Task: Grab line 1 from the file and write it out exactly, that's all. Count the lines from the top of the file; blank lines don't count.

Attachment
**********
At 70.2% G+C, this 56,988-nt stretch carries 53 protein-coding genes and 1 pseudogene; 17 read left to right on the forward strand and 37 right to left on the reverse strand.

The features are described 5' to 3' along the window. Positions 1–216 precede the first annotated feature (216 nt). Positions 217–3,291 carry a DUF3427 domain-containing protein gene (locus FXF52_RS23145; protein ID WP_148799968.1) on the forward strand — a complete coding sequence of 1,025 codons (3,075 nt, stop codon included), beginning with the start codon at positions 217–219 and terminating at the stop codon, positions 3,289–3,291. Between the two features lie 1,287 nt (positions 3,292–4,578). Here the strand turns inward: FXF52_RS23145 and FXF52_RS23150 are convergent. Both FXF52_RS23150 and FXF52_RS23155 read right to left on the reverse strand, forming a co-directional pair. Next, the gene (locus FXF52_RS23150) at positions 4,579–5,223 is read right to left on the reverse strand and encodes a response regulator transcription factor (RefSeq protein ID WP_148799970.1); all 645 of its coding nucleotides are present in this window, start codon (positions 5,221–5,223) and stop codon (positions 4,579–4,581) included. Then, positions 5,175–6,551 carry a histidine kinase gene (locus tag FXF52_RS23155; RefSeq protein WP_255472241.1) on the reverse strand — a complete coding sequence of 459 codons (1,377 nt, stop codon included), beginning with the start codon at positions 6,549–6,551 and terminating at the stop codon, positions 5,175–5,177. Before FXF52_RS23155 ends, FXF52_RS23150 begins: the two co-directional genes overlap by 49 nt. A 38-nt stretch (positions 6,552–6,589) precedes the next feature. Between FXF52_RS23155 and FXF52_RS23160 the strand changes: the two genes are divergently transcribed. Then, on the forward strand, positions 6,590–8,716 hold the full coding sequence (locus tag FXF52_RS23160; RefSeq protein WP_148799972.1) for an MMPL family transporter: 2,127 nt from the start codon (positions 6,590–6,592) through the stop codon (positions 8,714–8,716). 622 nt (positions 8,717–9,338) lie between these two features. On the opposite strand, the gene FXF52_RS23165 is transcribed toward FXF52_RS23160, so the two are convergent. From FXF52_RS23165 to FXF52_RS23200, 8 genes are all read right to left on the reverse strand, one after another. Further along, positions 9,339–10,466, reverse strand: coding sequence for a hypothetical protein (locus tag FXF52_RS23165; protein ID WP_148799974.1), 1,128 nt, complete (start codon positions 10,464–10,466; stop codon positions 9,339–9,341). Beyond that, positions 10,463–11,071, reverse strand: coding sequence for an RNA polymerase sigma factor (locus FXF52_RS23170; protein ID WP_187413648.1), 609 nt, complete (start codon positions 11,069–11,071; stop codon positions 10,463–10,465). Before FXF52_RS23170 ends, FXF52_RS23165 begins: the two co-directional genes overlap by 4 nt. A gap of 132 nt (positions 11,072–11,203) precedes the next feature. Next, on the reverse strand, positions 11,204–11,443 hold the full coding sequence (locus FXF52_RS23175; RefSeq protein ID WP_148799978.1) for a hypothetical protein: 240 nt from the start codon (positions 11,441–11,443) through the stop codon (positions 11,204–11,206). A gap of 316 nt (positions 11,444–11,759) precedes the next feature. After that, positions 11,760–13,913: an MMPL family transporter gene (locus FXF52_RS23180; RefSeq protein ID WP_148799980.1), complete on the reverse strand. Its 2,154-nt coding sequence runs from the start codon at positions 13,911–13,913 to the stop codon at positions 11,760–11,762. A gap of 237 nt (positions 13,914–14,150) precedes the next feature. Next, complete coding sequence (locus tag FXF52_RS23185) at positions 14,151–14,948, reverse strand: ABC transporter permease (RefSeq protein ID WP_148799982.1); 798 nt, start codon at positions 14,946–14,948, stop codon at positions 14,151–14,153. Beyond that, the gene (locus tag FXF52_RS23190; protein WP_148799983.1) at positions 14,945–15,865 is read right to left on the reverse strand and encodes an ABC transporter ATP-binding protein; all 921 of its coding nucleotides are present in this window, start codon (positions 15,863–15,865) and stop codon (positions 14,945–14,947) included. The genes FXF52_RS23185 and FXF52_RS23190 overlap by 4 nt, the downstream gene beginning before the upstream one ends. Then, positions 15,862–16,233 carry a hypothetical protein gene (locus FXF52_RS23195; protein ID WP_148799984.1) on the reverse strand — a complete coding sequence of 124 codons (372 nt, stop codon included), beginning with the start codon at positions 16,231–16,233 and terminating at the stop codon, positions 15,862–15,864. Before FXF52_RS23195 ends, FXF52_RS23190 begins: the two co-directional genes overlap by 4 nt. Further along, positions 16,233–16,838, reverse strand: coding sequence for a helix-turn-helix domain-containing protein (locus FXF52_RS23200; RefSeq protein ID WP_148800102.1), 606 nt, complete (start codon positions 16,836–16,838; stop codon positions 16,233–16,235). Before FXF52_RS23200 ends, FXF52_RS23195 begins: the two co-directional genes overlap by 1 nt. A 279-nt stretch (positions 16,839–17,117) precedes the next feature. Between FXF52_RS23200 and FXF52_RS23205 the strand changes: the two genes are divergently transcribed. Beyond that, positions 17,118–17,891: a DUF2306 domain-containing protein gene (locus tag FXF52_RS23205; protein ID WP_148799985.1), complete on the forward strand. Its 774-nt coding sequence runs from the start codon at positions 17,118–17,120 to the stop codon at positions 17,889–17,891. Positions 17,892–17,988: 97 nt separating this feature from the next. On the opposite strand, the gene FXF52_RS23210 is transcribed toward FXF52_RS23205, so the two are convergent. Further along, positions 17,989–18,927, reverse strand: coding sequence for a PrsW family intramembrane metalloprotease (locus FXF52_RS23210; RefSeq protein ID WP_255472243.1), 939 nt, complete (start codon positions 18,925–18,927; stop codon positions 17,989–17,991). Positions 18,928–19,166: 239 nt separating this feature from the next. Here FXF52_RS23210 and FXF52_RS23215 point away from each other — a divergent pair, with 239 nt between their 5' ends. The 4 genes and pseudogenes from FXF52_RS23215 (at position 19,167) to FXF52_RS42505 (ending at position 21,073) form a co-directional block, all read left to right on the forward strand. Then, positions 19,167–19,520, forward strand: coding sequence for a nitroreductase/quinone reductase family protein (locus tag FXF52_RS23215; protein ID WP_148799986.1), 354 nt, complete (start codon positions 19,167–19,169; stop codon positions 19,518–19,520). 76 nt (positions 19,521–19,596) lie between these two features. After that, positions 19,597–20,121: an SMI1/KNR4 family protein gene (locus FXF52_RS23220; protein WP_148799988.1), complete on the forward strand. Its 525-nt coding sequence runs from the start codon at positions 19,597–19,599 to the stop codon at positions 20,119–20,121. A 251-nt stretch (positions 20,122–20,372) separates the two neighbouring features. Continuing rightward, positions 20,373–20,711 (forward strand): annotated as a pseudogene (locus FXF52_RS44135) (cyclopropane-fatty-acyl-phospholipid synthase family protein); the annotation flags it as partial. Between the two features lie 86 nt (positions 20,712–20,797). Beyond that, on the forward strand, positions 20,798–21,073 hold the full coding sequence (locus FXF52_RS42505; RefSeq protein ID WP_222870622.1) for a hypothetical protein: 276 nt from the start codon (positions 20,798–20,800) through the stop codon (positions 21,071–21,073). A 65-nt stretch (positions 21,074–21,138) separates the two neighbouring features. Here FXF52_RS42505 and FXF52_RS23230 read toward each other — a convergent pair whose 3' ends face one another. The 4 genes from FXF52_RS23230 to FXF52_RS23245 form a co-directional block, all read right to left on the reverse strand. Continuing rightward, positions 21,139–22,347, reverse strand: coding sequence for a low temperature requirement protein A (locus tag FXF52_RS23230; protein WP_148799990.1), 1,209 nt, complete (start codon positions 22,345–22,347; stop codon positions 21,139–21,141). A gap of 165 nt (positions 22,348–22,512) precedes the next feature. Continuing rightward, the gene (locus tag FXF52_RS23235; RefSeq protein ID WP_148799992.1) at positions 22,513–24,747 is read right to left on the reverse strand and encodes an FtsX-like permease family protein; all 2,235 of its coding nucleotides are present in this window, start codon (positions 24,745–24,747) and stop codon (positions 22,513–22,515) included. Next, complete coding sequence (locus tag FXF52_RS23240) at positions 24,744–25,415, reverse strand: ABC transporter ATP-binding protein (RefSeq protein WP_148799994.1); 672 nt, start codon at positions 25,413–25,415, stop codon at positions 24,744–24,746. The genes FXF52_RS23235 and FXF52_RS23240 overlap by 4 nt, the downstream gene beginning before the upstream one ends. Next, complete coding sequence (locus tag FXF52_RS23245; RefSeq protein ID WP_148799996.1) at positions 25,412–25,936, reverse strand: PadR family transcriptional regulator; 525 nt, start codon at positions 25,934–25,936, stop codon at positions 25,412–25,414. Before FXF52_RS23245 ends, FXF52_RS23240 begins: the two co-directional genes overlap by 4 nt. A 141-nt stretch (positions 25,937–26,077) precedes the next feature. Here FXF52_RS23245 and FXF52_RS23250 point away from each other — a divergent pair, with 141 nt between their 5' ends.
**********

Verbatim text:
At 70.2% G+C, this 56,988-nt stretch carries 53 protein-coding genes and 1 pseudogene; 17 read left to right on the forward strand and 37 right to left on the reverse strand.